When contributing to this repository, please first discuss the change you wish to make via issue, email, or any other method with the owners of this repository before making a change.
Contributors should follow our code style and practices guide and new ingest functions should use our ingest function template. Suggested changes to the style guide should be discussed with the owners of the repository.
Please note we have a code of conduct; please follow it in all your interactions with the project.
Code should have unit test coverage. When adding code for a sensor, for example, unit tests for that sensor’s parsing code and at least one representative dataset should be included in the inst/example_data folder.
When writing unit tests for ingest functions, consider testing for these items in the resulting data frame.
You can also test that errors are thrown when headers are missing in data files, the data file does not appear to be in the correct format, etc.
If your commits will include R scripts, please run
devtools::check to check for common problems, run unit tests, and build Rd files. There should be no errors, warnings, or notes in the R CMD check results.
README.md is created from README.Rmd. To make edits to the readme, first edit README.Rmd and then knit that into README.md. For example, with README.Rmd open in RStudio, click the drop down arrow next to Knit and click Knit to github_document. You can ignore the pandoc error at the end of the output in the R Markdown window.
HTML documentation is built using pkgdown. If your commits affect documentation, which includes changes to README or CONTRIBUTING, please run
pkgdown::build_site(). See the wiki for information on pkgdown setup.
In the interest of fostering an open and welcoming environment, we as contributors and maintainers pledge to make participation in our project and our community a harassment-free experience for everyone, regardless of age, body size, disability, ethnicity, gender identity and expression, level of experience, nationality, personal appearance, race, religion, or sexual identity and orientation.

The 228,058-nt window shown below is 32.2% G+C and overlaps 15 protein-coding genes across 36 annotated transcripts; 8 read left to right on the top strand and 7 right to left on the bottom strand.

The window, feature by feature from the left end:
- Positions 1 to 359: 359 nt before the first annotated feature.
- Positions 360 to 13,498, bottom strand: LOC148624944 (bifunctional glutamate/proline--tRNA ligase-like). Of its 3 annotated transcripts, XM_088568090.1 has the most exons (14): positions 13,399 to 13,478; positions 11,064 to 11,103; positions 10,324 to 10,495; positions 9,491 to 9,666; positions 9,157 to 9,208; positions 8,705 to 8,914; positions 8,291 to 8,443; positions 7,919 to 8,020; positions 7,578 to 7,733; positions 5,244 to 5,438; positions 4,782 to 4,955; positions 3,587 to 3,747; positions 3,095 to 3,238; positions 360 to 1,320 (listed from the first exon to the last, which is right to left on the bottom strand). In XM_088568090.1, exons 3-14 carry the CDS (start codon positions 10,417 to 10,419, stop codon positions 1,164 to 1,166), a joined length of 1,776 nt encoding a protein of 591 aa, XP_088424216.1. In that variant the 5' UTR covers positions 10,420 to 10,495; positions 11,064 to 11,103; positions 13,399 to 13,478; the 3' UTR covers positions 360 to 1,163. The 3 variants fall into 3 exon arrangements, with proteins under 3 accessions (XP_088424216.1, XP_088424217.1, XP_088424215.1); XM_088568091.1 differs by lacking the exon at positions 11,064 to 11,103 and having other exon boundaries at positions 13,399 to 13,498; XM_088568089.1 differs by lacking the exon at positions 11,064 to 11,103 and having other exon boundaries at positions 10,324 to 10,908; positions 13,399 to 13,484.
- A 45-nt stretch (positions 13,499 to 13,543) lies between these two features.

Examples of behavior that contributes to creating a positive environment include:
Examples of unacceptable behavior by participants include:
Project maintainers are responsible for clarifying the standards of acceptable behavior and are expected to take appropriate and fair corrective action in response to any instances of unacceptable behavior.
Project maintainers have the right and responsibility to remove, edit, or reject comments, commits, code, wiki edits, issues, and other contributions that are not aligned to this Code of Conduct, or to ban temporarily or permanently any contributor for other behaviors that they deem inappropriate, threatening, offensive, or harmful.
This Code of Conduct applies both within project spaces and in public spaces when an individual is representing the project or its community. Examples of representing a project or community include using an official project e-mail address, posting via an official social media account, or acting as an appointed representative at an online or offline event. Representation of a project may be further defined and clarified by project maintainers.
Instances of abusive, harassing, or otherwise unacceptable behavior may be reported by contacting the project team at firstname.lastname@example.org. All complaints will be reviewed and investigated and will result in a response that is deemed necessary and appropriate to the circumstances. The project team is obligated to maintain confidentiality with regard to the reporter of an incident. Further details of specific enforcement policies may be posted separately.
Project maintainers who do not follow or enforce the Code of Conduct in good faith may face temporary or permanent repercussions as determined by other members of the project’s leadership.